I like his thought. It appears to be a real way to measure how well a company is doing. No silly unexplainable multiples necessary. Simple logic. Check the dividend. 90% of the profits are being paid out. Companies not making a profit pay no dividend and perhaps their share price will reflect that lack of performance. And, still, in a free well regulated market, you are still free to speculate and buy those shares, but at least you know they are not performing based on actual measurable outcomes.

            Really not a bad thought.

  2. No, absolutely no dividents, you money grubbers Apple destroyers.

    Dividends attract disloyal Apple investors.

    As soon as a corporation kow tows to investors by allocating dividends, that corporation is showing weakness and is on a decline.

    1. Why in the hell do you think people invest in businesses? Let me help with the answer, to make money. To buy stock, shares, in any company, with the prayer that you will sell your shares if and when the share price goes higher is gambling. Let’s be clear, every business would love for the sucker class to let them keep profits. No, no suckers here. It amazes me how many people whine about the government and taxes and somehow think it’s ok to be nickel and dime by a business who’s job it is to produce money for it’s stockholders.

      You want a new day. Fine. Corporations want to pay no taxes. Fine. Corporations want to save money. Great. In order to have no taxes, They need to pay out 90 precent of the profits to shareholders. Employees, including the CEO, need more money than the agreed upon salary, fine. Buy shares. Their bonuses are reflected in the work they do. More profits, higher dividends, more money for them. 90% pay out of profits, no taxes, saving tens of millions, no need for tax accounting firms and tax lawyers. Now that’s a real savings that should be passed on to in the form of a higher dividend.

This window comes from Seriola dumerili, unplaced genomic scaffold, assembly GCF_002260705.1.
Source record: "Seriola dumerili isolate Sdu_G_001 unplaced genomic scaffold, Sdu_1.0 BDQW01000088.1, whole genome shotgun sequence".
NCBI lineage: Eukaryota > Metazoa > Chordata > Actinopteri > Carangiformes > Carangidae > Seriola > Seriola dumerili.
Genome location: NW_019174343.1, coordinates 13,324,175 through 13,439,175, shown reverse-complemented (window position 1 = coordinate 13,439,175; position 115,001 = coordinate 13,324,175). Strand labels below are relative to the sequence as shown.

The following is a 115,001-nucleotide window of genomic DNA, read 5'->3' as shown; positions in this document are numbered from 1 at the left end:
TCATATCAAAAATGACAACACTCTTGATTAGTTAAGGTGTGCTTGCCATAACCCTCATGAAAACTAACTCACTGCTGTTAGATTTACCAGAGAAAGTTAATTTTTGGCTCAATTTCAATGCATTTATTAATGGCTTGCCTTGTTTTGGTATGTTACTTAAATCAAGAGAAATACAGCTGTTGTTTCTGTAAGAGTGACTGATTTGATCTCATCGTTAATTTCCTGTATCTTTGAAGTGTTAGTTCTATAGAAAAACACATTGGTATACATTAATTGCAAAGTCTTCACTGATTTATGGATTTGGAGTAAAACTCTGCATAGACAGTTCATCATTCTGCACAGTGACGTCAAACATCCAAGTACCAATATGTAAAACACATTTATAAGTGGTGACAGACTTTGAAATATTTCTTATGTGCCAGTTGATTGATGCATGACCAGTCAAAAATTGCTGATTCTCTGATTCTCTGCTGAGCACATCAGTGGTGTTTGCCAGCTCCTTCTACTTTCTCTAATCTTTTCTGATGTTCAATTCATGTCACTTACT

3. BOOB, I bet you’d feel differently if you were CEO of a public company. And, if you were a CEO of a public company, I think you’d have a lack of investors. I’m sure you find this incomprehensible, but the word is incentive (for the business). Related to your 1st sentence, why do you think people start a business? Where in the history of the market is dividend % that you propose ever been in effect? None, and why? Venezuela might be a place to consider for your relocation.

  4. ripabo, what in the hell are you talking about? Do you think that if a company was paying 5, 6, 7, 8, … dollars a share per quarter as a dividend no one would buy those shares. Incentive, if I could pull you away from the trough of give me more and more money cause I did my job, you must be in sells huh, it is expected that the company would make money. No company hires you to do a mediocre job. Your incentive is in the profit paid through the dividend. I get it, this is new, to have those that want to make more money, make more money and that reward be paid in a dividend. instead of some arbitrary handed out bonus. Please, if the company is making money, the employees alone will buy up the stock. Maybe Venezuela is a better fit for you. See, when I loan money for a business, I expect that I will receive not just my money back, but a percentage of those profits until I am bought out, or the business closes. Hey, but if you know some suckers out there that want loan money and not make a return on that money, other than the russians, let me know.
    Want to stop handouts, fine. Your bonus is in the dividend, buy shares if you want more money.

    1. Maybe I’m getting played by you…you’re building a big, “just kidding? Business isn’t made/created for the purpose of paying the employee. It would be more than a little disincentive for a biz to pay the plush div % you’re advocating and products would cost more/fewer sold. You’re quite skilled at extrapolating things I never said, like; not making a return on $$. It’s all about reasonable, practicable and profitable percentages of return. Anything close to, or north of 80% is goofy and you know that, right? If not, I need a nap.